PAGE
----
Following is a summary of current US domestic news briefs.
Firefighters beat back Southern California wildfire as winds lighten
Firefighters working overnight to contain a Southern California wildfire made significant headway on Sunday, containing 50% of the blaze with the aid of cooler weather and lighter winds after it burned thousands of acres of dry brush and farmland. The Maria Fire, which broke out on Thursday near the community of Santa Paula about USEN70 miles (110 km) northwest of downtown Los Angeles, had destroyed two structures and burned more than 9,400 acres (3,800 hectares), the Ventura County Fire Department said on Sunday.
Instacart workers protest as pressure mounts on gig companies
Instacart's "gig" workers on Sunday will target the grocery shopping and delivery firm with a three-day work action aimed at disrupting service and forcing executives to fix inequalities in pay structures that they say are getting worse every year. Discontent in the ranks of the nation's estimated 75 million freelance, or "gig", workers is simmering as the richly funded Silicon Valley startups that depend on those laborers are under growing pressure to show that they can turn profits.
Trump campaign aide pushed Ukraine hacking theory: documents
President Donald Trump clamored for the speedy release of emails hacked from Democrats during the 2016 election campaign, and a top Trump aide promoted the idea that Ukraine, rather than Russia, was behind the cyber attack, documents from special counsel Robert Mueller's probe showed on Saturday. The Justice Department released 500 pages of interview summaries, emails and other documents related to Mueller's report detailing Russian meddling in the 2016 U.S. election. They were released after a court battle with BuzzFeed News and CNN.
Judge blocks Trump rule requiring prospective immigrants have health insurance
A federal judge in Oregon on Saturday temporarily blocked a Trump administration proclamation that would have required prospective immigrants to prove they would have U.S. health insurance within 30 days of their arrival or enough money to pay for "reasonably foreseeable medical costs." Judge Michael Simon in U.S. District Court in Portland, Oregon, granted a 28-day temporary restraining order that prevents the rule from taking effect on Nov. 3. The legal challenge against it will continue.
Former top U.S. diplomat urges unity, sidesteps impeachment debate in speech
Former U.S. Secretary of State Rex Tillerson said on Saturday that Republicans and Democrats need to work together for the good of the United States, while avoiding a direct reference to the Democratic-led impeachment inquiry of President Donald Trump. Tillerson, whom Trump fired in a tweet in March 2018 amid friction between the two over North Korea, Iran and Russia policies, has largely refrained from discussing politics publicly since leaving Washington.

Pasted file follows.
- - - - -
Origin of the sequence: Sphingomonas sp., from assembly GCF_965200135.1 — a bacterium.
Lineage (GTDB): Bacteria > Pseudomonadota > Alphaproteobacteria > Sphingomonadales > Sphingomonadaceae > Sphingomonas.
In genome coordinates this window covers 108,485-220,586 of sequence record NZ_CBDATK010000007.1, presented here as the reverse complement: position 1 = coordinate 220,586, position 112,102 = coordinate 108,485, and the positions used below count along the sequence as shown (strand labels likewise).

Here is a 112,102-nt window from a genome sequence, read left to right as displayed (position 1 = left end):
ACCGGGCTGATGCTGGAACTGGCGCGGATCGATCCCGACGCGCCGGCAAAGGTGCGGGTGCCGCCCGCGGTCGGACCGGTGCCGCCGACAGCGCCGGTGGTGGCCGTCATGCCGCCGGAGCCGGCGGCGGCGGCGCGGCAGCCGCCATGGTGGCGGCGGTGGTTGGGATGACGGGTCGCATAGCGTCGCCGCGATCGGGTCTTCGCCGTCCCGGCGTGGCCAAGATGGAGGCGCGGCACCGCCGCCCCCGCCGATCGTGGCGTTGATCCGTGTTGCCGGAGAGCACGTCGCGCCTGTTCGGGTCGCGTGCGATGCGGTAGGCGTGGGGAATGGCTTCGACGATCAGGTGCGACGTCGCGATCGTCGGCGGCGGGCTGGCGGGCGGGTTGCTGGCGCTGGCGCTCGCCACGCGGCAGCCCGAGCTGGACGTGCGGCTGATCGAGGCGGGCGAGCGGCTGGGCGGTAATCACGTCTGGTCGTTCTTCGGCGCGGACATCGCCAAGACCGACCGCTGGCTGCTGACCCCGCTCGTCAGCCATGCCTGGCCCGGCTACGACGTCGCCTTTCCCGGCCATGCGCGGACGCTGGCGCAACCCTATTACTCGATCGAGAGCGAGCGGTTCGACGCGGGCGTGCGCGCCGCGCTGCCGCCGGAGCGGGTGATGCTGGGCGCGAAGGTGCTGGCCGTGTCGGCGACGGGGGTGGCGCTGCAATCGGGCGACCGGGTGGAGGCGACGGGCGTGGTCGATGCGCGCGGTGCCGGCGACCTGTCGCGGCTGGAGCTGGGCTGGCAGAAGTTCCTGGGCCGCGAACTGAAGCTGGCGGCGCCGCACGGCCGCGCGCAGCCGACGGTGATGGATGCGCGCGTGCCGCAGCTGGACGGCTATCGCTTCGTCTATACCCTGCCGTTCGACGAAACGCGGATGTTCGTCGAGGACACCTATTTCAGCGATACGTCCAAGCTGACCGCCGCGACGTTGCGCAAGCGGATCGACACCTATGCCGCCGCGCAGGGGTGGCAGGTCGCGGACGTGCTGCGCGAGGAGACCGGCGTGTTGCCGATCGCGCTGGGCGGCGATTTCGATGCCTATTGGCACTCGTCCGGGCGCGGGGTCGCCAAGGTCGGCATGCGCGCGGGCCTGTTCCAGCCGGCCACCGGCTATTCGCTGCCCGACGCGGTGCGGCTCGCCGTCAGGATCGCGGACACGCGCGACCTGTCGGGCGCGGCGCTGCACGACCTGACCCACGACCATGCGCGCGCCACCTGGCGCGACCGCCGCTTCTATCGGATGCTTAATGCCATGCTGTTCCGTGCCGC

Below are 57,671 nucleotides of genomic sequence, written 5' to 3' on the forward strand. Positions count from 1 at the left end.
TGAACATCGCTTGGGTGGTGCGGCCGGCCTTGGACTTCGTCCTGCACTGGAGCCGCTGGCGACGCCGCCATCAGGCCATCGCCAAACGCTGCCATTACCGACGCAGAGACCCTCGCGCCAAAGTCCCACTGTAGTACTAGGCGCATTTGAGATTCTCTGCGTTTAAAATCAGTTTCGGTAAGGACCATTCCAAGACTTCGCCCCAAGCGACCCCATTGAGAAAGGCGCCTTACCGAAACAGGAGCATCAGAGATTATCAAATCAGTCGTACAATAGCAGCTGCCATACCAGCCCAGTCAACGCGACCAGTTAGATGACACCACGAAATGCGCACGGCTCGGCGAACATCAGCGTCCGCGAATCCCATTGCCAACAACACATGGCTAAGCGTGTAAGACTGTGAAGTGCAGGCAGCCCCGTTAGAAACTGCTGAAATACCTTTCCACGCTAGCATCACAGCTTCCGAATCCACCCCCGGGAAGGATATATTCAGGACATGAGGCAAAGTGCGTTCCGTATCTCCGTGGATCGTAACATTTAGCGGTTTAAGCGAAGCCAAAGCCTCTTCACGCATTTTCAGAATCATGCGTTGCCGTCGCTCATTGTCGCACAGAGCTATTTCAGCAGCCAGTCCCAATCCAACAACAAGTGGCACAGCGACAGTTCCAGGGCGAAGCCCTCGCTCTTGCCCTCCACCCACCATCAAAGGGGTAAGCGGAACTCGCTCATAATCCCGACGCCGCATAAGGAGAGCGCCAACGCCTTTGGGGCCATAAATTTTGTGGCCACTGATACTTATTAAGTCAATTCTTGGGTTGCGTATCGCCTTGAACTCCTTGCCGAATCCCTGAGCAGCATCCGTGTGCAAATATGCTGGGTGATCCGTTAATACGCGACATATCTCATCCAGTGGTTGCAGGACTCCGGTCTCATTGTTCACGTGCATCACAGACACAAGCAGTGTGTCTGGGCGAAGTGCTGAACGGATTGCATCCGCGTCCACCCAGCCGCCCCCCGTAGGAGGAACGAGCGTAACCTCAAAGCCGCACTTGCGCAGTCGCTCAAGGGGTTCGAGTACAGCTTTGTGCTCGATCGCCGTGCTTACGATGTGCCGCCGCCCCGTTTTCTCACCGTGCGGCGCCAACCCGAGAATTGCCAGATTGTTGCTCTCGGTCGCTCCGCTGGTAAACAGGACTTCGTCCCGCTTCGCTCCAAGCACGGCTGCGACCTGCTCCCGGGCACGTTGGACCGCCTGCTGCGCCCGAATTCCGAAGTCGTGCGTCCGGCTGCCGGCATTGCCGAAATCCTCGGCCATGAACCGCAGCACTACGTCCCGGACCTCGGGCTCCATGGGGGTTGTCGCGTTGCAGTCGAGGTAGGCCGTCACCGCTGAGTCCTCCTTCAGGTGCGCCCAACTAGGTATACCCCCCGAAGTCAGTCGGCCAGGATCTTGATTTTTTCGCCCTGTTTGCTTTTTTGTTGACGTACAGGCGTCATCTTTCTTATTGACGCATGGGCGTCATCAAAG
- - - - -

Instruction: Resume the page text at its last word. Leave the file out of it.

Trump views mixed martial arts fight at New York's Madison Square Garden
U.S. President Donald Trump presided over a bruising Mixed Martial Arts (MMA) showdown on Saturday in his first visit to New York City after declaring his exodus from the Big Apple and as an impeachment inquiry looms over his presidency. Days after being booed at a World Series game in Washington, Trump's arrival prompted a mix of cheers and boos from fans of the contact sport gathered to watch fighter Jorge Masvidal defeat Nate Diaz in an Ultimate Fighting Championship match at Madison Square Garden.
Republicans, Democrats, 'SNL' attack Warren's U.S. 'Medicare for All' plan
Senator Elizabeth Warren's $20.5 trillion plan to provide healthcare for all Americans was attacked and mocked over the weekend by Democrats, Republicans, and "Saturday Night Live," the long-running New York comedy show. The 20-page "Medicare for All" plan, which Warren's 2020 presidential campaign released on Friday, calls for cuts in defense spending and passing immigration reform to increase tax revenue from newly legal Americans, two steps that would face an uphill battle in Congress.
Whistleblower offers Republicans testimony as Trump pushes to unmask
The U.S. official whose whistleblower complaint led to the impeachment inquiry against President Donald Trump offered to communicate directly with Republicans on the intelligence committee leading the inquiry, his lawyers said on Sunday. The action was in response to Republican efforts, led by Trump, to unmask the whistleblower, a member of the U.S. intelligence community whose identity has not been released, lawyer Mark Zaid said. Republicans have "sought to expose our client's identity which could jeopardize their safety, as well as that of their family," Zaid wrote on Twitter.
New York marathon jumpstarts 50th anniversary party
As thousands of runners cross the finish line inside leafy Central Park on Sunday, the race will just be starting for the organizers of the New York City Marathon, as they begin a year-long celebration of a half century of running in 2020. A early "50 for the 50th" drawing for amateur runners opens on race day and will see the first 50 participants selected for the New York City Marathon's golden anniversary next year, long before the general application opens in January.
Airbnb bans 'party houses' after Halloween shooting in California
Airbnb Inc banned "party houses" on Saturday after five people were killed in a shooting at a large Halloween gathering inside a rental home in Northern California that was advertised on the online listing service. Police were still searching for the shooter who opened fire on Thursday night at the costume party, which authorities say was attended by more than 100 people at the house in Orinda, less than 20 miles (30 km) east of San Francisco.